Mar 26, 2019

Justice Department now says courts should strike the entire ACA

Protestors march in favor of protecting the Affordable Care Act. Photo: Erik McGregor/Pacific Press/LightRocket via Getty Images

The Justice Department now says the courts should strike down the entire Affordable Care Act — not just its protections for pre-existing conditions. The department signaled its new, broader position in a legal filing Monday, part of a lawsuit challenging the law's individual insurance mandate.

Why it matters: A ruling striking down the entire ACA would upend major parts of the health care system. Millions of people would lose their health care coverage, and a host of seemingly unrelated policies — including new experiments in how Medicare pays for care and an entire class of prescription drugs — would also go out the window.

How it works: A federal judge ruled in December that the ACA's individual mandate has become unconstitutional, because of the way Republicans zeroed out the penalty for being uninsured.

  • He said the entire ACA had to fall along with the mandate — the position the Republican attorneys general who brought this lawsuit had advocated.
  • At the time, the Justice Department had agreed that the mandate was unconstitutional, but said only 2 other provisions needed to go — the one requiring insurers to cover people with pre-existing conditions, and the one prohibiting them from charging those customers a higher premium.
  • Now, though, the Justice Department says it agrees with the judge's entire opinion, and won't challenge any part of that ruling as the case heads through the appeals process.

What's next: The case is pending before the 5th Circuit Court of Appeals — the most conservative appeals court in the country. From there it would go to the Supreme Court.

Go deeper

World coronavirus updates

Data: The Center for Systems Science and Engineering at Johns Hopkins; Map: Axios Visuals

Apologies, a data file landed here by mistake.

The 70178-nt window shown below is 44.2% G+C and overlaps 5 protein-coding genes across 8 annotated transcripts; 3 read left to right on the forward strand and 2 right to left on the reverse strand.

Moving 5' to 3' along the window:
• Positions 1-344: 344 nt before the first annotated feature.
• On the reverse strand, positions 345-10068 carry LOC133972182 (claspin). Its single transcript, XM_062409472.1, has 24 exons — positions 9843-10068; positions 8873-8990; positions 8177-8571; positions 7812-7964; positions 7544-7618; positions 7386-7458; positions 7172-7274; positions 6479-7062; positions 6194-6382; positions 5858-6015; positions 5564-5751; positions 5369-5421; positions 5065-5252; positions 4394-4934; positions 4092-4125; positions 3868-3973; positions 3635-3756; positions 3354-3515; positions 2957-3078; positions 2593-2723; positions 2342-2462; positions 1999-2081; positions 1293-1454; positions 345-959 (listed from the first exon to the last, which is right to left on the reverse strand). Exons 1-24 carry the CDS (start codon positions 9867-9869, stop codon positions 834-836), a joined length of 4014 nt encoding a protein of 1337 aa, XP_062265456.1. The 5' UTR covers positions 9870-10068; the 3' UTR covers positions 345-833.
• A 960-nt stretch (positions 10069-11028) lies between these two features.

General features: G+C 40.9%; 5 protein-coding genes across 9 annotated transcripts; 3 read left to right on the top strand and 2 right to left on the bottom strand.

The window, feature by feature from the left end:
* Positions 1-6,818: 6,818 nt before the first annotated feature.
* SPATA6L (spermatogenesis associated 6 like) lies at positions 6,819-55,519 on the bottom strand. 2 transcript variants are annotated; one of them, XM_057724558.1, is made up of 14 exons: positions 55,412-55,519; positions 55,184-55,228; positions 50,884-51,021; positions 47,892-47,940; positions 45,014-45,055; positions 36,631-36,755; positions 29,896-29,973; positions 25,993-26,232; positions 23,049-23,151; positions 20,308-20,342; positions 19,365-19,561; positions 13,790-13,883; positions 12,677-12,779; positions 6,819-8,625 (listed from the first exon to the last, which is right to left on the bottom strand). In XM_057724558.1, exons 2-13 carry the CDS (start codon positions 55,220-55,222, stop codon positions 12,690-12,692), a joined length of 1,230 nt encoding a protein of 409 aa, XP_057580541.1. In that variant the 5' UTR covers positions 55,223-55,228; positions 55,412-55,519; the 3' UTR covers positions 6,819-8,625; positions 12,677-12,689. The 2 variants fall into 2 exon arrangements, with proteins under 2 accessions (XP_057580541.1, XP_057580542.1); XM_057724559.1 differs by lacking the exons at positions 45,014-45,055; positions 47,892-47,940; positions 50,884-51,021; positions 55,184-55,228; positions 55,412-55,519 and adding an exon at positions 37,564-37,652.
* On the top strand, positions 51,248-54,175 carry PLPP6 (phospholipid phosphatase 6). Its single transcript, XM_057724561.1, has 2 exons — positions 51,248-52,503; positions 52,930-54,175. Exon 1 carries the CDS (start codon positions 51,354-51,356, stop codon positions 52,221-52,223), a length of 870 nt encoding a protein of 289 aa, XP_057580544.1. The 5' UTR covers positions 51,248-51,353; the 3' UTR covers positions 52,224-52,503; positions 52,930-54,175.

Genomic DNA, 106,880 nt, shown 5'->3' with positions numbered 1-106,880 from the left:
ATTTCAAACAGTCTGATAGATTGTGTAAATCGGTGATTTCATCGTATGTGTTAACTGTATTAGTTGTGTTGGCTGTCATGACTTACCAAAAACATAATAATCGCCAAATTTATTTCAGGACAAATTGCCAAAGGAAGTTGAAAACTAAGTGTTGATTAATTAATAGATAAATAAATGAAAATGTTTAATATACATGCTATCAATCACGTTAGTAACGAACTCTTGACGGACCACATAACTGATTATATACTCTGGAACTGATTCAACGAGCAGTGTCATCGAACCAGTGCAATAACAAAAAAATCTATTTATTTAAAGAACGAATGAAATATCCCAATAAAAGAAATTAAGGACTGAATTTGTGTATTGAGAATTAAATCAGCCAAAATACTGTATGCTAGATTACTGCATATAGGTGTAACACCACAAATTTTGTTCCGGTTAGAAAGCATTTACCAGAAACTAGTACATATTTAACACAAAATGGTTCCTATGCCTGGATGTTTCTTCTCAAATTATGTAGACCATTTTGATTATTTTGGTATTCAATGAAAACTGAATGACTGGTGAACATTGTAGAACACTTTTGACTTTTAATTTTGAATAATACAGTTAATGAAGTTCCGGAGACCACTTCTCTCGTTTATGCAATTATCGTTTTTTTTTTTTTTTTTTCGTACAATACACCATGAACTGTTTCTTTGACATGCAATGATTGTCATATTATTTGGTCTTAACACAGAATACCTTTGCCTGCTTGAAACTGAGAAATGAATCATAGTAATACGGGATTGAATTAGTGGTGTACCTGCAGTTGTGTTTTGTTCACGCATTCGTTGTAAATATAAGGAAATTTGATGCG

Brazil on Monday recorded for the first time more deaths from the novel coronavirus in a single day than the United States, Reuters notes. Brazil reported 807 deaths from COVID-19 in the past 24 hours, compared to 620 in the U.S. for the same period.

By the numbers: Almost 5.5 million people have tested positive for the virus as of Monday, and more than 2.2 million have recovered. The U.S. has reported the most cases in the world (over 1.6 million from 14.6 million tests). The U.K. is reporting over 36,900 deaths from the coronavirus — the most fatalities outside the U.S.

Coronavirus dashboard

Illustration: Aïda Amer/Axios

  1. Global: Total confirmed cases as of 8:30 p.m. ET: 5,490,954 — Total deaths: 345,962 — Total recoveries — 2,228,915Map.
  2. U.S.: Total confirmed cases as of 8:30 p.m. ET: 1,662,250 — Total deaths: 98,218 — Total recoveries: 379,157 — Total tested: 14,604,942Map.
  3. World: Italy reports lowest number of new cases since February — Ireland reports no new coronavirus deaths on Monday for the first time since March 21 — WHO suspends trial of hydroxychloroquine over safety concerns.
  4. 2020: Trump threatens to move Republican convention from North Carolina — Joe Biden makes first public appearance in two months.
  5. Public health: Officials are urging Americans to wear masks over Memorial Day.
  6. Economy: New York stock exchange to reopen its floor on Tuesday — White House economic adviser Kevin Hassett says it's possible the unemployment rate could still be in double digits by November's election — Charities refocus their efforts to fill gaps left by government.
  7. What should I do? Hydroxychloroquine questions answeredTraveling, asthma, dishes, disinfectants and being contagiousMasks, lending books and self-isolatingExercise, laundry, what counts as soap — Pets, moving and personal healthAnswers about the virus from Axios expertsWhat to know about social distancingHow to minimize your risk.
  8. Other resources: CDC on how to avoid the virus, what to do if you get it, the right mask to wear.

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Updated 56 mins ago - Politics & Policy

In photos: Authorities issue warning as Americans venture out for Memorial Day weekend

Ocean City in New Jersey on May 25. Photo: Donald Kravitz/Getty Images

Authorities urged Americans to maintain social distancing and wear masks to protect against the spread of the novel coronavirus amid reports of packed beaches and bars during the Memorial Day weekend.

Details: Law enforcement stepped up beach patrols, and there were crowded scenes in several places, notably at Lake of the Ozarks bars in Missouri and at Daytona Beach and on the Gulf Coast in Florida, per AP. Police dispersed crowds in some places, ABC notes. But many Americans did take precautions against COVID-19 as they ventured outside for the long weekend, some three months after the pandemic began in the U.S.